The Bush administration is churning out red ink in excess of $1 trillion annually. The federal budget deficit is approaching $500 billion. The US trade deficit is approaching $700 billion.
The budget deficit is being financed by foreigners, primarily Asians who now hold enough US government debt to exercise power over US interest rates and the value of the dollar whenever they decide to use the power that Bush has placed in their hands.
The trade deficit is being financed by turning over the ownership of US assets and future income streams to foreigners, making Americans forever poorer from the loss of accumulated wealth.
We could be a sidekick!
Or make a big comeback as a super villain, though we’re kinda doing that anyways.
I could really get behind a 2008 president who ran on a “SuperVillian” platform.
Anti-ballistic missile shields? No, doomsday cannons.
Go back to the moon? Blow up the moon.
Launch investigations into torture allegations and report that not nearly enough torture is going on.
There’s not nearly enough cackling in the State of the Union address.
And who says Cheney doesn’t have a constituency?
A good smirk just doesn’t have the same effect as a solid cackle these days…
Yes, the United States of America is still a Superpower.
What exactly is the definition of a superpower, anyway?
You wear a cape.
You wear a cape.[/quote]
Why yes, yes I do. How observant of you!
Don’t forget the underwear over your pants.
You wear a cape.[/quote]
Spain wore a cape and got sucked into a whirlpool.
Yeah, we’re totally pulling a Hulk Hogan.
Anyway, we’re still a superpower, I mean come on, but we’re definitely on the road to losing that status if somebody doesn’t wake the fuck up.
The USA losing it’s Superpower status is inevitable. GW Bush certainly sped things up.
Are we still a superpower when China has us by the economic nuts, and is merely using us until it’s done with us? Our costs are mounting, yet revenues weak. International trade is conducted at our expense. We’re reliant upon the dollar being the main oil currency, yet this is could easily change.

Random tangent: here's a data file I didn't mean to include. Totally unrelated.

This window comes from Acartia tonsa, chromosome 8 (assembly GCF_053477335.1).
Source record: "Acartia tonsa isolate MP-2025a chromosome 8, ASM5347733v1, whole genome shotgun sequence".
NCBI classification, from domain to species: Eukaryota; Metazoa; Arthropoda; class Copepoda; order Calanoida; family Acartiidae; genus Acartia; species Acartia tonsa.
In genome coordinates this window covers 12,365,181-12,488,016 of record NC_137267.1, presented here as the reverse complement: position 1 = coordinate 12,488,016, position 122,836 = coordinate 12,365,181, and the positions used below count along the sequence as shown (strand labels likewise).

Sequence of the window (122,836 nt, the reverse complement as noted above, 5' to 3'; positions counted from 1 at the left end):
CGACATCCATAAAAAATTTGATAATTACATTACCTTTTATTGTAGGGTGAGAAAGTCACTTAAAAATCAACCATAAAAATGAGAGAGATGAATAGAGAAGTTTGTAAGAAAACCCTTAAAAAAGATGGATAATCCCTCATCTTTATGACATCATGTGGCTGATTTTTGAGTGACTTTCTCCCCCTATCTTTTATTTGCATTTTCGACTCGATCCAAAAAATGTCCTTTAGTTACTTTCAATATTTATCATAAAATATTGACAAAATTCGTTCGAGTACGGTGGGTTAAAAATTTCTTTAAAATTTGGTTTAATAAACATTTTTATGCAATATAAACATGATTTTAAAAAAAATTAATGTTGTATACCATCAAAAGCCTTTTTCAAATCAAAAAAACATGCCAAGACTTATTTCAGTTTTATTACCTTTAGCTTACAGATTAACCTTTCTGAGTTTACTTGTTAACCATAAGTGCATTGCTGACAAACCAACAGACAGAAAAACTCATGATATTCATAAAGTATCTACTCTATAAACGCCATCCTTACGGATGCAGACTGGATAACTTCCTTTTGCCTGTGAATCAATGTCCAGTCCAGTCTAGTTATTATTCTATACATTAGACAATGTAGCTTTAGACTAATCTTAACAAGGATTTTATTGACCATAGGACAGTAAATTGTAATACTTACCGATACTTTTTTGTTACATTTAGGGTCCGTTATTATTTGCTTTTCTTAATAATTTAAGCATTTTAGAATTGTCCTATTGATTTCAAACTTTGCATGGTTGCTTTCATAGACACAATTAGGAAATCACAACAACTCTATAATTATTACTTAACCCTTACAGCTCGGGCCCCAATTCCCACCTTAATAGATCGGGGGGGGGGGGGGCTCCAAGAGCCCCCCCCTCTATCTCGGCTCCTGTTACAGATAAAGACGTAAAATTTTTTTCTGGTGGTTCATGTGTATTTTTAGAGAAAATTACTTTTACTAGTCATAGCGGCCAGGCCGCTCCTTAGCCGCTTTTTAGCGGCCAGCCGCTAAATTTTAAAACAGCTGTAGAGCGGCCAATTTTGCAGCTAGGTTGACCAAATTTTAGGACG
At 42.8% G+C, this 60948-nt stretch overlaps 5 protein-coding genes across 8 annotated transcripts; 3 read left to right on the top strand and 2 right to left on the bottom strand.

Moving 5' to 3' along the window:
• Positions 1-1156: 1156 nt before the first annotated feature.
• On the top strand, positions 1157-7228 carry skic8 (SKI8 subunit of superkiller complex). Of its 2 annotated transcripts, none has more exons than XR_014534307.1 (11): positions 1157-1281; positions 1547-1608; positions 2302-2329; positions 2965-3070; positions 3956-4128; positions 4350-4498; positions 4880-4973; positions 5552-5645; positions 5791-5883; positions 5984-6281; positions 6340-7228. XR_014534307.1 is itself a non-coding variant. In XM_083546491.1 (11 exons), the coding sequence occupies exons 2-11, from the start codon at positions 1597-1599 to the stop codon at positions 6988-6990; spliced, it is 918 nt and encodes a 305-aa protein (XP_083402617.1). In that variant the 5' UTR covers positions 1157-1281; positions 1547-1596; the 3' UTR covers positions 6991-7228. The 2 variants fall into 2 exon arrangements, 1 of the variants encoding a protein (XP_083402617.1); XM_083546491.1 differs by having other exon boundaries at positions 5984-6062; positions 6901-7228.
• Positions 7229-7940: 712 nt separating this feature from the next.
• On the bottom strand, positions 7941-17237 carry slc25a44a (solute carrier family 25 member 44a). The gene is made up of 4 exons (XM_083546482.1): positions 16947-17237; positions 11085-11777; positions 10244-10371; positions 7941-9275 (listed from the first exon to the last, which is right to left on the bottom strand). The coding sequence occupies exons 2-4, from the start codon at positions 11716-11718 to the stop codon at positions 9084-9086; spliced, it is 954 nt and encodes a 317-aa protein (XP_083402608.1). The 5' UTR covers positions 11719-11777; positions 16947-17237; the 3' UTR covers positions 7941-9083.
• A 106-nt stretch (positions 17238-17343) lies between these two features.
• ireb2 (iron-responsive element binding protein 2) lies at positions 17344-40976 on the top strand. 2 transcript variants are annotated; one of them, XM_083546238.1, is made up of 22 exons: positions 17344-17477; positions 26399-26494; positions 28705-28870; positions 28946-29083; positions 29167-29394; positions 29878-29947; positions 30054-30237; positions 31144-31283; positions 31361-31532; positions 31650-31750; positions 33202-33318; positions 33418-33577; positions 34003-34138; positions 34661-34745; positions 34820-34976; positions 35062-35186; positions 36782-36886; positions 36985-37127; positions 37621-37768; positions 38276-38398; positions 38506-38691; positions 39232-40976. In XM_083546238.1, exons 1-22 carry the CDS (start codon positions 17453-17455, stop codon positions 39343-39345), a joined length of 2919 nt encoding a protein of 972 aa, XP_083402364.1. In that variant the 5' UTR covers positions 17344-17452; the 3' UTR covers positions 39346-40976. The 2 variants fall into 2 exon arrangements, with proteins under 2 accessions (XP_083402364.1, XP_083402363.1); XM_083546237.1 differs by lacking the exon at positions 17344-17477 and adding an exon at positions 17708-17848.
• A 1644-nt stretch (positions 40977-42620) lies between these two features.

The points in Paul Craig’s article are IMHO pretty telling, and yet you guys so easily brush them off with a simple “No”. Do you guys just think he’s grossly exaggerating, or believe the US’s economic woes aren’t a big deal? Or is it denial?
Shouldn’t a superpower at least be able to stand on it’s own feat, and not need it’s wars to be financed by another country?
Looking at this from a “if it were a game” standpoint, I’d rate the EU and China as having much stronger positions.
And looking at it if it were “The Game” we be coppin’ blow.
The EU averages a 2% growth per year to our 4%ish, in addition to being behind us already in GDP per capita, and the EU spends over half its yearly budget on farm subsidys alone - more if you count other industries. And their militaries are tiny.
China on the other hand has great growth, but a per capita GDP is still less than 1,500, with a third of their population functionally illiterate and a severe lack of modern infrastructure outside their modern Pacific coast cities. And their government is so corrupt it makes Bush look as clean as JFK.
As much as I agree that the alst 5 years have hurt our position in the world, I find it hard to take either the EU or China as a serious contender for our position. No nation is an island, espcially in the 21st century, but they are going to need a whole lot more leverage to make up for their shortfalls.
Well, yes. I’m well aware of what China is doing, but that doesn’t stop us from still being a superpower right now. I think China is currently a kind of quiet superpower itself. Most people don’t realize how strong their hand is, but we’re already in a kind of economic mutually-assured-destruction with them, with the only real difference being that they’re the only ones with their finger on the button.
But for now, we still dominate international affairs. China may have us by the balls, but it isn’t over until they squeeze.
First of all, you might want to find a better example of “clean.” But more importantly, none of the downsides you listed for China detract from their international power, and some of them actually help. Remember, being a superpower isn’t about the people inside the country.
Here are some things that China is:
- A permanent member of the UNSC. (One of five.)
- A nuclear power. (One of eight or nine.)
- A huge economy that is growing ridiculously fast.
- The largest conventional military in the world. (right?)
- The holder of an extremely large amount of US debt.
They’re clearly one of the most powerful countries in the world already. They’re getting more powerful, we’re getting less powerful. It’s not hard to see where this is going.
China could be a world spanning empire in years to come. It could also be reduced to a collection of smaller states and fiefdoms. The long term stability of its current style of government isnt guaranteed, and corruption and mismanagement are normal practice.